It’s often stunning to see how foolish politicians can be.
Take Utah Governor Spencer Cox (R), who last Thursday allowed political correctness and posturing to prompt him not only to praise a race-based policy, but to deny the meaning of the word “racist,” and to claim that the team in question is a “private” business.
Governor Cox was asked during a Q&A live-streamed on Facebook ‘if it's racist that the Utah Jazz excludes white children from the team's scholarship program.’
What was Cox’s answer?
’It's not racist,’ Cox responded. ‘Ryan Smith (owner) and the Jazz can do what they want with their funds. All kids should have equal opportunities, and we're proud of the Jazz.’
Which indicates that Cox is ill-informed about racism, and ill-informed about how taxpayers in Utah and Salt Lake City have been forced to subsidize the Utah Jazz.
First, if the Jazz college scholarship program is focused on race as a primary criterion for consideration of applicants, that’s racist, plain and simple. And, in fact, as the official Jazz scholarship program webpage indicates, this is precisely the policy of the team:
For every Jazz win during the 2020-21 season, the Utah Jazz are providing a full, four-year scholarship to an underrepresented student of color enrolling as a freshman for the 2021-22 school year.
Which offers some food for thought. In a private sphere, business owners, customers, investors, and employees should be free to decide what they want to do with their money. If a business owner wants to help people of a certain heritage, age, gender, religion, height, skill, handicap, interest – whatever it may be – he or she should be free to do so. So, perhaps race-based private initiatives to help certain “kinds” of people and not others aren’t bad or unethical or immoral per se, even if they are racially focused. Sometimes, they merely reflect the personal interests of the benefactor as he or she makes decisions about where to direct limited funds.
Each of us can assess the policy of such an organization, and make our own decisions about it.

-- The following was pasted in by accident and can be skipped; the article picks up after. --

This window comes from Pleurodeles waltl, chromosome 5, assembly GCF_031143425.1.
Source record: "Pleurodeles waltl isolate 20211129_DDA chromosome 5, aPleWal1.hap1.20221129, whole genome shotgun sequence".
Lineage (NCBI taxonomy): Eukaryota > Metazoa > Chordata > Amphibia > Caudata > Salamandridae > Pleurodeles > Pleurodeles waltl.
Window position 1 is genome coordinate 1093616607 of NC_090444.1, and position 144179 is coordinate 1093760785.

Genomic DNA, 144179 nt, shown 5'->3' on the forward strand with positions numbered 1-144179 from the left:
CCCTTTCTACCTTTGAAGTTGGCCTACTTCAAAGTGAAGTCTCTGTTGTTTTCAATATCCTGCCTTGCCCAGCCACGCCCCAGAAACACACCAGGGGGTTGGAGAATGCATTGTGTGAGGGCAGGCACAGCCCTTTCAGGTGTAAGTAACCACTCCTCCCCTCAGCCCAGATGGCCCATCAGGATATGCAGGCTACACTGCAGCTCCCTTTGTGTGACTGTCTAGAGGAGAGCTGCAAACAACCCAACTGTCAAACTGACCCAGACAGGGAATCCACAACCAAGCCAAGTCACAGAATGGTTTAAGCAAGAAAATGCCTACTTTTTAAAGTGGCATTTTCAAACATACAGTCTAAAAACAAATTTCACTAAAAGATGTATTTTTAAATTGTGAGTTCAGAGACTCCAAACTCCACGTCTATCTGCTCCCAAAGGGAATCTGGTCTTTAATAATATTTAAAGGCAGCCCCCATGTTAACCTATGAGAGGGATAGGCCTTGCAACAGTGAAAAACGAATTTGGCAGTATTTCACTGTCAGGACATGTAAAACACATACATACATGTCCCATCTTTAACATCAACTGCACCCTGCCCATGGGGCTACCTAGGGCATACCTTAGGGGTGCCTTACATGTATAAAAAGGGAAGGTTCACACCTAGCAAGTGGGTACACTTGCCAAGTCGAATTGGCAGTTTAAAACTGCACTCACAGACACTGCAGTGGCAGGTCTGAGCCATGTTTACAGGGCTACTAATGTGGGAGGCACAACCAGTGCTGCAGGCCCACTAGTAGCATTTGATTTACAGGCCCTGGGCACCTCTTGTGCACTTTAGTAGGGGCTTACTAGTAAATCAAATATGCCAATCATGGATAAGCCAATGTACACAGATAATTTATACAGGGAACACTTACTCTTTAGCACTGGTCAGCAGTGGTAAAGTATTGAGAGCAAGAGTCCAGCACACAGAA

But this, like Cox’s statement, assumes that the aid is provided by a private entity - but the Utah Jazz, like most professional sports teams, cannot claim to be decoupled from vast amounts of public tax funds.
The arena in which the Jazz play – now called the Vivint Smart Home Arena – was built, and later refurbished, thanks to infusions of taxpayer cash from the state and from the city government of Salt Lake.
So Governor Cox is in error saying that billionaire Smith’s basketball enterprise is completely a private endeavor. Smith is the beneficiary of government handouts given to his franchise via construction subsidies and support, conducted under the useless political banner of “community-centric” government “initiatives”.
Those would be “initiatives” that “revitalize” certain areas of a city or state at the expense of people who don’t live there, don’t own businesses there, and don’t use those “benefits.”
Mr. Cox might have been trying to adopt a laissez faire approach to what Smith and his NBA franchise think is a good policy. He might be trying to nudge folks towards being less judgmental about how private business people spend charitable money.
But to deny that the Jazz scholarship is race-based is contrary to the facts, and to claim that Smith is, somehow, free from government ties is incorrect.
Those government ties are problematic unto themselves, because people have been forced to subsidize a private business, but the addition of this new scholarship policy makes the problem even more complicated for taxpayers who might disagree with the Jazz plan, but who have had their cash taken by government to help the Jazz franchise.
As the Governor of Utah, Spenser Cox might want to learn these things before again venturing into the “arena” of political disputation.